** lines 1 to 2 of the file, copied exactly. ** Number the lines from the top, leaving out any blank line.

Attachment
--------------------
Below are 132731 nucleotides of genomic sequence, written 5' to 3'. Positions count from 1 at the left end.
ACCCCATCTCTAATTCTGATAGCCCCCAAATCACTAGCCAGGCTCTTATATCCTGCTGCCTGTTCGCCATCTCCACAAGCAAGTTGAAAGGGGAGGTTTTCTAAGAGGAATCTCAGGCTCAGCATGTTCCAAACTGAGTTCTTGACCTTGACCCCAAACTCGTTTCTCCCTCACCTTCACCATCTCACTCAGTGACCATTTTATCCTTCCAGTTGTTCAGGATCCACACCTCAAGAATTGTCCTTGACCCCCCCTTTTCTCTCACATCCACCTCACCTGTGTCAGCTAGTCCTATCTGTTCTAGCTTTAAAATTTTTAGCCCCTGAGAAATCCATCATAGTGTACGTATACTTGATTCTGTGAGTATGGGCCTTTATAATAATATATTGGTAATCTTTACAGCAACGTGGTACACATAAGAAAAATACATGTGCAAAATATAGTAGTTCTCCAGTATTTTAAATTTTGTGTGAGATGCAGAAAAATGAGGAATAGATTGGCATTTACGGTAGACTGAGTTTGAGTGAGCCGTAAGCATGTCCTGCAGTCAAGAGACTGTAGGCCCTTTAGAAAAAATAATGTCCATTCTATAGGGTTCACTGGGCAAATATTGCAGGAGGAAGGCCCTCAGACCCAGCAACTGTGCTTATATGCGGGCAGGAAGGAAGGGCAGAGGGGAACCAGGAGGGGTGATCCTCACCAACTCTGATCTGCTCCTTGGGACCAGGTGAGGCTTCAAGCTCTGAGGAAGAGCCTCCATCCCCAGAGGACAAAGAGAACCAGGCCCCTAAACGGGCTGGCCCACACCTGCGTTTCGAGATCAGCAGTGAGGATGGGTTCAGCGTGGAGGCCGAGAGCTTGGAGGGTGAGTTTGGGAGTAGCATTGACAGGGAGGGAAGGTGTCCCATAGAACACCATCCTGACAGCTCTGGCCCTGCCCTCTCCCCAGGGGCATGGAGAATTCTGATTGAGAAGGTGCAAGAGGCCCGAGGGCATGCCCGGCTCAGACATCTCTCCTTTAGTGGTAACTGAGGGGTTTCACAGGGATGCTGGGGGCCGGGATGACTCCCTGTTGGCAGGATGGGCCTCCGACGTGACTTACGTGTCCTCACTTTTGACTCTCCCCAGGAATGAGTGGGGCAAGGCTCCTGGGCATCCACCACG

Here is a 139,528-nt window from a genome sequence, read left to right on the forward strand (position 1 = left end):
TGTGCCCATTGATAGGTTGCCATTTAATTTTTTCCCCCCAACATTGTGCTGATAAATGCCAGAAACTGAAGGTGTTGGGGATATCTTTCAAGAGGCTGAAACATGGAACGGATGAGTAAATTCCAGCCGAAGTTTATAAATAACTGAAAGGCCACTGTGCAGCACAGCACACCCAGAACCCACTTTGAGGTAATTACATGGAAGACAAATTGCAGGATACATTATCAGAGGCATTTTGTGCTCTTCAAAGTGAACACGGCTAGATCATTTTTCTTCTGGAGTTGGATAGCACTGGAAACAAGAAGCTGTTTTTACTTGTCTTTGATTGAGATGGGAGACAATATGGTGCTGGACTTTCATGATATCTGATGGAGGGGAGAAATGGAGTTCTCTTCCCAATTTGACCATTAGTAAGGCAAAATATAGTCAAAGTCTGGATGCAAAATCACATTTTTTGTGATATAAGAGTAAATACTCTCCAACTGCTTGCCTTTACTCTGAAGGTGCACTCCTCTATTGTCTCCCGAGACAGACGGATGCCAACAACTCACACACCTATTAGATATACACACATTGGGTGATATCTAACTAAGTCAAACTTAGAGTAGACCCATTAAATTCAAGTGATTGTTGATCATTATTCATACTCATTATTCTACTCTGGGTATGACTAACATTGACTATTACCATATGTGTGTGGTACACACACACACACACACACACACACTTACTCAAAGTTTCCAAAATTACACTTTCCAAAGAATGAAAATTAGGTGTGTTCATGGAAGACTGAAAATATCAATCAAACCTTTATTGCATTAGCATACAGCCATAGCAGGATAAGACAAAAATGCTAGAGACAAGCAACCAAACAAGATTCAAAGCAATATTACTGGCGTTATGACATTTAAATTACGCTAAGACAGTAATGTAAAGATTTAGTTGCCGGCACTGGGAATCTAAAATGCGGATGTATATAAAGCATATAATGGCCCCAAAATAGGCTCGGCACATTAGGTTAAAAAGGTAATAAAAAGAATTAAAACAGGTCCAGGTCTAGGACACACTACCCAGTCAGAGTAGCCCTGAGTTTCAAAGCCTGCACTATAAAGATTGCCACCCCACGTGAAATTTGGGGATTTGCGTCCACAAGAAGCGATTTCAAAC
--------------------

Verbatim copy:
Below are 132731 nucleotides of genomic sequence, written 5' to 3'. Positions count from 1 at the left end.
ACCCCATCTCTAATTCTGATAGCCCCCAAATCACTAGCCAGGCTCTTATATCCTGCTGCCTGTTCGCCATCTCCACAAGCAAGTTGAAAGGGGAGGTTTTCTAAGAGGAATCTCAGGCTCAGCATGTTCCAAACTGAGTTCTTGACCTTGACCCCAAACTCGTTTCTCCCTCACCTTCACCATCTCACTCAGTGACCATTTTATCCTTCCAGTTGTTCAGGATCCACACCTCAAGAATTGTCCTTGACCCCCCCTTTTCTCTCACATCCACCTCACCTGTGTCAGCTAGTCCTATCTGTTCTAGCTTTAAAATTTTTAGCCCCTGAGAAATCCATCATAGTGTACGTATACTTGATTCTGTGAGTATGGGCCTTTATAATAATATATTGGTAATCTTTACAGCAACGTGGTACACATAAGAAAAATACATGTGCAAAATATAGTAGTTCTCCAGTATTTTAAATTTTGTGTGAGATGCAGAAAAATGAGGAATAGATTGGCATTTACGGTAGACTGAGTTTGAGTGAGCCGTAAGCATGTCCTGCAGTCAAGAGACTGTAGGCCCTTTAGAAAAAATAATGTCCATTCTATAGGGTTCACTGGGCAAATATTGCAGGAGGAAGGCCCTCAGACCCAGCAACTGTGCTTATATGCGGGCAGGAAGGAAGGGCAGAGGGGAACCAGGAGGGGTGATCCTCACCAACTCTGATCTGCTCCTTGGGACCAGGTGAGGCTTCAAGCTCTGAGGAAGAGCCTCCATCCCCAGAGGACAAAGAGAACCAGGCCCCTAAACGGGCTGGCCCACACCTGCGTTTCGAGATCAGCAGTGAGGATGGGTTCAGCGTGGAGGCCGAGAGCTTGGAGGGTGAGTTTGGGAGTAGCATTGACAGGGAGGGAAGGTGTCCCATAGAACACCATCCTGACAGCTCTGGCCCTGCCCTCTCCCCAGGGGCATGGAGAATTCTGATTGAGAAGGTGCAAGAGGCCCGAGGGCATGCCCGGCTCAGACATCTCTCCTTTAGTGGTAACTGAGGGGTTTCACAGGGATGCTGGGGGCCGGGATGACTCCCTGTTGGCAGGATGGGCCTCCGACGTGACTTACGTGTCCTCACTTTTGACTCTCCCCAGGAATGAGTGGGGCAAGGCTCCTGGGCATCCACCACG